A 65 year old male presents to your office with complaints of horizontal diplopia. He says he woke up with double vision about a week ago and it is unchanged since. The images appear to be side by side and is worst on lateral gaze. He has no other ocular symptoms such as decreased vision, pain, or photophobia and has never had diplopia before. There is no history of eye trauma. On review of systems he has no other symptoms such as headache, neck stiffness, nausea, vomiting, muscle weakness, or numbness.
The patient’s past medical history is significant for type 2 diabetes for 20 years, hypertension, dyslipidemia and gastroesophageal reflux disease. Medications include metformin, norvasc, hydrochlorothiazide, lipitor, and aspirin. His past ocular history is significant for nonproliferative diabetic retinopathy with past laser treatments for clinically significant macular edema.
On exam, visual acuity is 20/30 bilaterally. Pupils are equal and reactive to light and accommodation, with no afferent pupillary defect. On testing of extraocular movements, there is a limitation of adduction as shown below:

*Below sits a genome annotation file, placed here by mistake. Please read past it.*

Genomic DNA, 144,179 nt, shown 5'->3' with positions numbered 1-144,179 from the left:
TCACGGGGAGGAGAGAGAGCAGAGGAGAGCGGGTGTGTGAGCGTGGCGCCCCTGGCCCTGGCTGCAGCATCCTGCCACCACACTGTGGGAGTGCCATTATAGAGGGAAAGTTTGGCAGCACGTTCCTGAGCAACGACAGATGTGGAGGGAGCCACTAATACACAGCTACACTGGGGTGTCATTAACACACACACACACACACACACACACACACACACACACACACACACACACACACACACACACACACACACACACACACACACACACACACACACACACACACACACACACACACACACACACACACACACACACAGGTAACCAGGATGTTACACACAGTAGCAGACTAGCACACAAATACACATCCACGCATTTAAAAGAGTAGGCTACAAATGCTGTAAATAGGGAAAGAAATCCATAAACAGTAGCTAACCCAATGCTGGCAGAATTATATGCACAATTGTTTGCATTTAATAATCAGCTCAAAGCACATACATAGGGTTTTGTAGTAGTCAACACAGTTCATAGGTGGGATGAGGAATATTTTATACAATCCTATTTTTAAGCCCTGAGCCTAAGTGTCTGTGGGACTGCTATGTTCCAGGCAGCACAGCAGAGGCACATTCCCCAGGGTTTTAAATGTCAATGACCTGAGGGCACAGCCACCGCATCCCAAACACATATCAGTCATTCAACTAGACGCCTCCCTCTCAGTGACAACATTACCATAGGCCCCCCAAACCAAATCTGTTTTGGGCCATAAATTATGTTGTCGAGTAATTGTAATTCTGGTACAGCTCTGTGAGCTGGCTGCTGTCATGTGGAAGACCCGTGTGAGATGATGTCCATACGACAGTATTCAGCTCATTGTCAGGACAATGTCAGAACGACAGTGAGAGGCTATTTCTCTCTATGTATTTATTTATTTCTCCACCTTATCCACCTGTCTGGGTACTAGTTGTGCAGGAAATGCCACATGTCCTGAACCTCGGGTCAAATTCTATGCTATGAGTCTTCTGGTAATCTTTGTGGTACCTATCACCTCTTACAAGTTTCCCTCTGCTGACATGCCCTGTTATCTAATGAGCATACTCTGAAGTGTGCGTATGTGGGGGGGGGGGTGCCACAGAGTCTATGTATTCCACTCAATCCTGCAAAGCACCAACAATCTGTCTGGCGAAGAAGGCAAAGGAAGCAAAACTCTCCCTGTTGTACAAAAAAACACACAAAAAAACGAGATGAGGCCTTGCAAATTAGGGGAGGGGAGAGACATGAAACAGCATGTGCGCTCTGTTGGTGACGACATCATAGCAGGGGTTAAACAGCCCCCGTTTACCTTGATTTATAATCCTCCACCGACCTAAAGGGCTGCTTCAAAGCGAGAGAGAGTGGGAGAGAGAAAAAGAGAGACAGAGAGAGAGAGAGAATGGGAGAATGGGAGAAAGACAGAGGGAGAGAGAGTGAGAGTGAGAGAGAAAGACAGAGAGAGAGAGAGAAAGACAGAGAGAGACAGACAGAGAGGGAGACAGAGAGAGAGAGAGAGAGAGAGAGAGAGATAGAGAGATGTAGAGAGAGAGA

What is the most likely diagnosis?
• Idiopathic sixth nerve palsy
Idiopathic sixth nerve palsy is relatively common cause in children, however in an adult especially with vascular risk factors this is less likely.
• Fourth nerve palsy
The pattern of gaze restriction in the case is not consistent with fourth nerve palsy as the cause of diplopia.
• Vasculopathic sixth nerve palsy
• Cerebral neoplasm
INCORRECT A neoplasm would be in the differential diagnosis of sixth nerve pals, however at this point other potential causes would be more likely.